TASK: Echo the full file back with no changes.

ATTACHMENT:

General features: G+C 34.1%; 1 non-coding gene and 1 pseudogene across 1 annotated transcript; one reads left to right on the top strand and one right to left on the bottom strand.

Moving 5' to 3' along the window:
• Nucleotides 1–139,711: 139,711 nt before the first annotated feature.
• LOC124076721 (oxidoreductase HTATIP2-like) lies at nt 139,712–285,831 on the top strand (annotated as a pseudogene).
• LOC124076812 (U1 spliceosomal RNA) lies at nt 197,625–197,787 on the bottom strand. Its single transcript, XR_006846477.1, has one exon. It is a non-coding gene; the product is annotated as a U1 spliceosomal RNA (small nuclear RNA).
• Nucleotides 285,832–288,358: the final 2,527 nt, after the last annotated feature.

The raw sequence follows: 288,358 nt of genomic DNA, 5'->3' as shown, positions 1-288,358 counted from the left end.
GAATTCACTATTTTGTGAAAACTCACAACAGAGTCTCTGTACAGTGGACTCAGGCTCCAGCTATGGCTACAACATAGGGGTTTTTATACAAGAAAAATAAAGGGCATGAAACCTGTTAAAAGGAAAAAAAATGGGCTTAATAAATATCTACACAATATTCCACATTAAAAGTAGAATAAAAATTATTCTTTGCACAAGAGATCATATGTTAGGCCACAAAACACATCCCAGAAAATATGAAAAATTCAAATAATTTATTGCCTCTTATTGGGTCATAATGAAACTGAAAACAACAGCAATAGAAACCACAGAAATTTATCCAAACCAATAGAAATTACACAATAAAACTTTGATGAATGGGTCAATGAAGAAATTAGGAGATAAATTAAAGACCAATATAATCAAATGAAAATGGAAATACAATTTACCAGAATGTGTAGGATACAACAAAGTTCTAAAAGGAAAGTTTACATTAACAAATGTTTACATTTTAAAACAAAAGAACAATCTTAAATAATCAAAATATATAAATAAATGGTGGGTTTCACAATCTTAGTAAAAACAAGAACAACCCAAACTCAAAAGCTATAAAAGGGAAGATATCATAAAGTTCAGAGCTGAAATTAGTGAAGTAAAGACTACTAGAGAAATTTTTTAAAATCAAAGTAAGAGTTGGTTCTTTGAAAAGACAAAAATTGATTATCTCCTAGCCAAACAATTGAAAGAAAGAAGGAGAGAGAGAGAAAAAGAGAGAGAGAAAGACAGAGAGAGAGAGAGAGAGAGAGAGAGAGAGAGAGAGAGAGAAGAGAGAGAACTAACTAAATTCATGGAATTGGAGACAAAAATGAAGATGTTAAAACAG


General features: G+C 34.1%; 1 non-coding gene and 1 pseudogene across 1 annotated transcript; one reads left to right on the top strand and one right to left on the bottom strand.

Moving 5' to 3' along the window:
• Nucleotides 1–139,711: 139,711 nt before the first annotated feature.
• LOC124076721 (oxidoreductase HTATIP2-like) lies at nt 139,712–285,831 on the top strand (annotated as a pseudogene).
• LOC124076812 (U1 spliceosomal RNA) lies at nt 197,625–197,787 on the bottom strand. Its single transcript, XR_006846477.1, has one exon. It is a non-coding gene; the product is annotated as a U1 spliceosomal RNA (small nuclear RNA).
• Nucleotides 285,832–288,358: the final 2,527 nt, after the last annotated feature.

The raw sequence follows: 288,358 nt of genomic DNA, 5'->3' as shown, positions 1-288,358 counted from the left end.
GAATTCACTATTTTGTGAAAACTCACAACAGAGTCTCTGTACAGTGGACTCAGGCTCCAGCTATGGCTACAACATAGGGGTTTTTATACAAGAAAAATAAAGGGCATGAAACCTGTTAAAAGGAAAAAAAATGGGCTTAATAAATATCTACACAATATTCCACATTAAAAGTAGAATAAAAATTATTCTTTGCACAAGAGATCATATGTTAGGCCACAAAACACATCCCAGAAAATATGAAAAATTCAAATAATTTATTGCCTCTTATTGGGTCATAATGAAACTGAAAACAACAGCAATAGAAACCACAGAAATTTATCCAAACCAATAGAAATTACACAATAAAACTTTGATGAATGGGTCAATGAAGAAATTAGGAGATAAATTAAAGACCAATATAATCAAATGAAAATGGAAATACAATTTACCAGAATGTGTAGGATACAACAAAGTTCTAAAAGGAAAGTTTACATTAACAAATGTTTACATTTTAAAACAAAAGAACAATCTTAAATAATCAAAATATATAAATAAATGGTGGGTTTCACAATCTTAGTAAAAACAAGAACAACCCAAACTCAAAAGCTATAAAAGGGAAGATATCATAAAGTTCAGAGCTGAAATTAGTGAAGTAAAGACTACTAGAGAAATTTTTTAAAATCAAAGTAAGAGTTGGTTCTTTGAAAAGACAAAAATTGATTATCTCCTAGCCAAACAATTGAAAGAAAGAAGGAGAGAGAGAGAAAAAGAGAGAGAGAAAGACAGAGAGAGAGAGAGAGAGAGAGAGAGAGAGAGAGAGAGAGAAGAGAGAGAACTAACTAAATTCATGGAATTGGAGACAAAAATGAAGATGTTAAAACAG